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Burgess Shale

It's Never Enough, Is It?

Skeptical Records

Guest review by Matt Whipkey

 

San Francisco's Burgess Shale would like you to believe that they sound like such greats as R.E.M., Talking Heads and Radiohead. What an exciting statement (on their one-sheet), as the world could use another Reckoning or Murmur right now.

Unfortunately, the comparison doesn't hold up. Burgess Shale sounds nothing like those beloved alternative-rock gods. Instead, they sound arty and over-intellectual at the expense of good songwriting. The songs are simply not there. Don't get me wrong, there are songs, 17 of them in fact, but don't be surprised if you can't make it past the fifth cut.

Burgess Shale takes pride in its lyrics, which are critical of modern-day society and all that it involves. With song titles such as "No Duh," "Butt Crack Blues," and "Stupidity," they take aim at the convenience and oftentimes ridiculousness of American culture. But their dissonant music, monotone vocals, off-key harmonies and just plain silliness assures Burgess Shale's place right square in the middle of that ridiculousness.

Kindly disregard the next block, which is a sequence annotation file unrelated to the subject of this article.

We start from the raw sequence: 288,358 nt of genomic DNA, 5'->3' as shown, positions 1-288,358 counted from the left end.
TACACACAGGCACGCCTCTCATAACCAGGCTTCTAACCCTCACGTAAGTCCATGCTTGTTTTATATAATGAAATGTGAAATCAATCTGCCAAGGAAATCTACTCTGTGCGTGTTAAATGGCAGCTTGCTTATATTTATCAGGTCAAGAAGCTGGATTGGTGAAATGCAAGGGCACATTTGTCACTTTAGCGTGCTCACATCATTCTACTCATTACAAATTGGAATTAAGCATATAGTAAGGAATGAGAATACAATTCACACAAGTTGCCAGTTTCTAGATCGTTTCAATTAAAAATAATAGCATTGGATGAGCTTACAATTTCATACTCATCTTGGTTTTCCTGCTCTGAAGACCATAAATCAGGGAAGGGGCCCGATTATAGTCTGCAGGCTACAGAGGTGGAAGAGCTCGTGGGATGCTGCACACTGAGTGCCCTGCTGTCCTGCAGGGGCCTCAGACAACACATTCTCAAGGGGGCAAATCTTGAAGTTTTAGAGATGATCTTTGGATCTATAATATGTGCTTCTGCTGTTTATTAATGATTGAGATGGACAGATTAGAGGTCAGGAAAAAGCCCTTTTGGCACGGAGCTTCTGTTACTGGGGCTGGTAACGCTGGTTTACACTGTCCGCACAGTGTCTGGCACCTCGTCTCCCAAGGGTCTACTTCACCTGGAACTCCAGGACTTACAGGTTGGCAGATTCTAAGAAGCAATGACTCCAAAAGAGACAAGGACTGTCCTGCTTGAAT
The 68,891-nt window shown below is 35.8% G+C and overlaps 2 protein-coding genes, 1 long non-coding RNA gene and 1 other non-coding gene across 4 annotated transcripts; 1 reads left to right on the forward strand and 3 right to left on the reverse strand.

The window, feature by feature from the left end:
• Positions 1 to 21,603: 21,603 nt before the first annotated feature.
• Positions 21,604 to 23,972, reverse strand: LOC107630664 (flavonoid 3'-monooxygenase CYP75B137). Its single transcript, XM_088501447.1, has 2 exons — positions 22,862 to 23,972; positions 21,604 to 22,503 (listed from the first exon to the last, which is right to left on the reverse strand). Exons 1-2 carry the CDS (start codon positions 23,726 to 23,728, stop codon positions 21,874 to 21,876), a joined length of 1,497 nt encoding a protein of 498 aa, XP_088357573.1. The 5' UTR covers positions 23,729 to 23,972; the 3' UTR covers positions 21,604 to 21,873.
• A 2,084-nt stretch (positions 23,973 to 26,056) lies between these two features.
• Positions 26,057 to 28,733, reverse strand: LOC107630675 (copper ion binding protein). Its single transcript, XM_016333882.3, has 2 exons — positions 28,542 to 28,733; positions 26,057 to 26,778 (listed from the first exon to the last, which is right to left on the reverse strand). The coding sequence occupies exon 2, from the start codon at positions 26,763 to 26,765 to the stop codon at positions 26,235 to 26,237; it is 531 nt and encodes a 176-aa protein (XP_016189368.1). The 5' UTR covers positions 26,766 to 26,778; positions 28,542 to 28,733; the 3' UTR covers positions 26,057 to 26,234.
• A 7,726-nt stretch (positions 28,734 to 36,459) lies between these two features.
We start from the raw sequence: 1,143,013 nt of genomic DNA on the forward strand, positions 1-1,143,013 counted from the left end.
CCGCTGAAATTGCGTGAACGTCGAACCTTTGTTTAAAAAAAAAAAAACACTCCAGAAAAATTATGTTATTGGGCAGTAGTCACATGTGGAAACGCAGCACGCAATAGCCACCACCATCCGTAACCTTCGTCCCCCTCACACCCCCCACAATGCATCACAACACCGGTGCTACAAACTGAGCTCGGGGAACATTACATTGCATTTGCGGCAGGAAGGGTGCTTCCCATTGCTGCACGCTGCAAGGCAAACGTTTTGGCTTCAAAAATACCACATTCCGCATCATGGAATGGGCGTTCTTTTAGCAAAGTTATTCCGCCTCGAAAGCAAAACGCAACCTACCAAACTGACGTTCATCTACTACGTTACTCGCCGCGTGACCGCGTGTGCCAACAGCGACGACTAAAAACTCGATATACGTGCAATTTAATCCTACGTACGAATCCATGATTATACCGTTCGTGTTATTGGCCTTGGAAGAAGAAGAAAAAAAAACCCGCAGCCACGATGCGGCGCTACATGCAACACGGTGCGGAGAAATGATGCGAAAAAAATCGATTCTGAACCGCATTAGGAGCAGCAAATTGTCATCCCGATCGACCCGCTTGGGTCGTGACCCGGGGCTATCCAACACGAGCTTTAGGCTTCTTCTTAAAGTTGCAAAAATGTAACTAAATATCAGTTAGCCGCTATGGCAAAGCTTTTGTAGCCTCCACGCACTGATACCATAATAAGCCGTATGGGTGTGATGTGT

back torevhead.gif (1924 bytes)   Posted Dec. 5, 2003. Copyright 2003 Tim McMahan. All rights reserved.



Rating: No

Obligatory pull-quote: "...arty and over-intellectual at the expense of good songwriting."

 

Tim Sez:

Reminded me both in music and spirit (as well as Phil Cottrell's vocals) of Stan Ridgeway, but without Ridgeway's remarkable hooks, instrumentation and gorgeous production. Muddy and confusing, melodies oftentimes were lost in the compositions, which tried to do too much with too little.

Tim's rating: No